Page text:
Office Conversion Projects And A Plan to Make Them Affordable

By Nate Stevens, Partner, Broker, The Boulos Company

When discussing the current and future status of the commercial real estate market, no topic is more heavily debated and difficult to predict than the office market.  With the pandemic-driven rise of working-from-home and subsequent implementation of hybrid work models, it could be months or years before we understand the full effect of this trend on the overall office market.  If there’s one notion I’ve come to understand over the last couple of years, it’s that every company, every industry, and every office is different in how they are affected and how they implement a work plan.  This makes it even more difficult to predict the change in office space needed per employee as compared to before the pandemic.  However, one aspect most experts can agree on is that there will be a drop in the amount of office space required nationally – resulting in increased vacancy for office buildings, specifically older and outdated office buildings.  I could write several articles about workplace trends alone, but for now, I’ll address a creative solution for vacant office buildings where the demand may not return anytime soon: residential conversions.

(Pictured is 45 Forest Ave in Portland, ME, an office building slated for residential conversion by Redfern Properties)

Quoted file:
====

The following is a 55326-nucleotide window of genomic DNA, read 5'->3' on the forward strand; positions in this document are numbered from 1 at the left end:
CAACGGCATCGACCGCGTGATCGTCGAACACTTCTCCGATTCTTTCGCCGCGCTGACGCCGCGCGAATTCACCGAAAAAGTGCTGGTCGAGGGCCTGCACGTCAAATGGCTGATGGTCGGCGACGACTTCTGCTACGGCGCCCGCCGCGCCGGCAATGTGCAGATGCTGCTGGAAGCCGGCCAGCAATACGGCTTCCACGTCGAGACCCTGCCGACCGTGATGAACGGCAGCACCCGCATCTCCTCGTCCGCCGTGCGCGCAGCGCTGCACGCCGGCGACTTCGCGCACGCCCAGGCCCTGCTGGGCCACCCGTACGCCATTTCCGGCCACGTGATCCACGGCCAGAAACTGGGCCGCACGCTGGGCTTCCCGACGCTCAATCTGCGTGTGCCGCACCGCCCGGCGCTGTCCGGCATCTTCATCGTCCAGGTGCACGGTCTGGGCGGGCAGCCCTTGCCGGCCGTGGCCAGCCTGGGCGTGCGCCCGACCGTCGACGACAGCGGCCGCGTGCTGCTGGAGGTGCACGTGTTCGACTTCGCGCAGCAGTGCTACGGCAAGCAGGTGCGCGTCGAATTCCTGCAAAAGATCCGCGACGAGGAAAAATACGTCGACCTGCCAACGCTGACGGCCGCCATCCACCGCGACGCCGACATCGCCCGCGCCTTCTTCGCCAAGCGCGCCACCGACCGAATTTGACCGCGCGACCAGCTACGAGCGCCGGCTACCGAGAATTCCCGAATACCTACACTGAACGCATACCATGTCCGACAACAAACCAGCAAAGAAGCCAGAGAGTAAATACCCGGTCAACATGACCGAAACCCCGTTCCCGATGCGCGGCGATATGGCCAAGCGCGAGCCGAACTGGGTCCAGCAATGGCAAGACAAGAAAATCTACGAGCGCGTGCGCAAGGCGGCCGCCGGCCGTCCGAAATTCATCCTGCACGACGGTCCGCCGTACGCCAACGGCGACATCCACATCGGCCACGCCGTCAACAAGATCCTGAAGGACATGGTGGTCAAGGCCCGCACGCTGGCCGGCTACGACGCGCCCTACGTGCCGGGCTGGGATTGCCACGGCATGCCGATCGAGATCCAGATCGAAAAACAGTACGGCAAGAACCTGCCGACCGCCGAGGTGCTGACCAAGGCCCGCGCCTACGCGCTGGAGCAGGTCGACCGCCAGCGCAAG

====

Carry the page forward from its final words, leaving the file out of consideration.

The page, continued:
I recently attended the National Association of REALTORS Legislative Meetings in National Harbor, Maryland, where thousands of REALTORS and members gathered to discuss and advance the real estate industry through public policy.  As President and representative of the Maine Commercial Association of REALTORS and a commercial real estate broker, there are often topics that do not relate directly to me, my clients, or our membership.  This year, however, the commercial brokers and leadership in attendance often discussed the increase in vacant office buildings.  On the other side of the hall, the residential attendees discussed the lack of supply and the desperate need for more housing.  The obvious solution is to adaptively reuse vacant office buildings for residential purposes.  While this isn’t necessarily a new trend, there is now a greater need for housing and more office vacancy, and these conversions are needed on a greater scale.  Office buildings are, for the most part, single-use purpose-built buildings, and their large floorplates, life safety code, layouts, etc., do not easily conform to apartments, making these conversions expensive and difficult.  Additionally, increases in construction costs over the last 24 months mean that only owners uniquely positioned in an office building will be able to afford a full conversion.  One speaker at the conference stated that, on average, office ownership groups are invested in their office buildings at a cost-basis of around $150-$200/SF, depending on the market.  To afford a full conversion, in light of current construction costs, an owner/developer needs to have a basis of closer to $75-$100/SF.  Although every building and every project is different, there is likely a significant delta too wide for most developers to bridge by themselves.  In the policy meetings held in National Harbor, the conversation included federal assistance as a solution to bridge this gap.